THE Justice ministry this week revealed that it is planning to amend the new constitution to give President Robert Mugabe unfettered powers to appoint the chief justice, deputy chief justice and judge president.
Candid Comment: Faith Zaba
Government has chosen to ignore the voices of more than three million Zimbabweans who voted for a new constitution that curtailed Mugabe’s powers. The people of Zimbabwe voted for a new constitution to put an end to the extensive powers the nonagenarian leader wielded to cherrypick judges, a process that was open to manipulation.
The crass shredding of the constitution before they have even finished aligning the laws makes a mockery of the whole US$50 million exercise of putting together a new constitution.
What the proposal is trying to do is to force the country to go backwards — giving Mugabe power to appoint his cronies while undermining the democratic processes.
The Zanu PF government cannot be allowed to alter the new constitution just to pursue personal agendas. This is what led to the 19 constitutional amendments of the old version before the country adopted the new constitution.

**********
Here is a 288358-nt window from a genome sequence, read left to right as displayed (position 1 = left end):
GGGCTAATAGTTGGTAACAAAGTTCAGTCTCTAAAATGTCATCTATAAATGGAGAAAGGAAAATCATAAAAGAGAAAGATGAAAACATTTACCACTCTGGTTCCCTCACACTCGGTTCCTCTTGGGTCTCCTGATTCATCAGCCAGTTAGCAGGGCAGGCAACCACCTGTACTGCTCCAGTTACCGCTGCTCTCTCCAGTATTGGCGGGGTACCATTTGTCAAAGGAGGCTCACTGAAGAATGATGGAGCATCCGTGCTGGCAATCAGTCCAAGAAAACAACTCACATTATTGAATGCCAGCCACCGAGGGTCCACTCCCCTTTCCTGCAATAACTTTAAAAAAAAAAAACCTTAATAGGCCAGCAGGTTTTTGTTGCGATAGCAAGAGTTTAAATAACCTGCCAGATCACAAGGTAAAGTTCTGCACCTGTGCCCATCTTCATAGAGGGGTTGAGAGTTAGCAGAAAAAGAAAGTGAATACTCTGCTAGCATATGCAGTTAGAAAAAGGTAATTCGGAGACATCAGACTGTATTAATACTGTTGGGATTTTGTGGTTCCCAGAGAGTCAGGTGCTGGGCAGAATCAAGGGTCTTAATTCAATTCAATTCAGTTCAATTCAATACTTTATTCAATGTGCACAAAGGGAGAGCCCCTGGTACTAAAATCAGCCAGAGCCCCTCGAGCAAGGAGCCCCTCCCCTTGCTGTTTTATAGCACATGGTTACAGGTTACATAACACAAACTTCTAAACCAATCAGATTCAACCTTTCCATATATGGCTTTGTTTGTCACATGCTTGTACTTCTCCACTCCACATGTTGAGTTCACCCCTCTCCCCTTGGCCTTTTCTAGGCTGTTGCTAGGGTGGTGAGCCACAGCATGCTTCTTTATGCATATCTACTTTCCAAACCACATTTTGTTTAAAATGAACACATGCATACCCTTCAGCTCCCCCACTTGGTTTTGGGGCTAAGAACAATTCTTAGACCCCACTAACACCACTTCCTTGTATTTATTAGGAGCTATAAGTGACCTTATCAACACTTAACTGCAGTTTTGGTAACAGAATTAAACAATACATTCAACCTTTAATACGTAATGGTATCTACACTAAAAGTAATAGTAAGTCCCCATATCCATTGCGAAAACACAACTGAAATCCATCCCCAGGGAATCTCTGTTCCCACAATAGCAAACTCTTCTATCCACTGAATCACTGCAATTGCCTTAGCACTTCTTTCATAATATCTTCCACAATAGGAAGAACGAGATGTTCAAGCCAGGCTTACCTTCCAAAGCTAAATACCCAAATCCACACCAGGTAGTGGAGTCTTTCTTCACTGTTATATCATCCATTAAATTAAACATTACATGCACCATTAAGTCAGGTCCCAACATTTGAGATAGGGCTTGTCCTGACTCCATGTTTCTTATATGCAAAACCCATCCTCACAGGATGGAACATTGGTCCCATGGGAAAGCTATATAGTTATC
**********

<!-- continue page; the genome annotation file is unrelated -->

The speed at which the government is ready to trample on the supreme law of the land when it suits them politically is emblematic of dictatorship most foul.
The amendments are being proposed for political expediency and not to advance any democratic process. It is scandalous that the supreme law is now being used to advance factionalism and succession agendas.
The reason why people did not want the old constitution was because they were against Mugabe’s overbearing powers. When they voted for a new constitution, they were categorically stating that they do not want an imperial presidency.
The patching of the new constitution is a clear example of bad governance. National constitutions must not be amended willy-nilly. The American constitution exemplifies this. Of the 33 amendments proposed to the United States constitution, 27 were ratified by the requisite number of states since the constitution was put into operation on March 4, 1789. This is because they respect the will of its people.
What government needs to do is to consolidate the current process of public interviews to replace Chief Justice Godfrey Chidyausiku, who is retiring at the end of February.
It was refreshing to watch Deputy Chief Justice Luke Malaba, Supreme Court Judges Justice Rita Makarau and Justice Paddington Garwe battle it out.
Zanu PF must not abuse its two-thirds majority. It is clearly in bad taste that Zanu PF wants to amend a constitution which was promulgated just three years ago.
The insatiable appetite to appoint party loyalists on the basis of patronage speaks to a crisis of failed leadership. Banana republic politics must come to end at some point where people are appointed on merit through democratic, open and fair processes.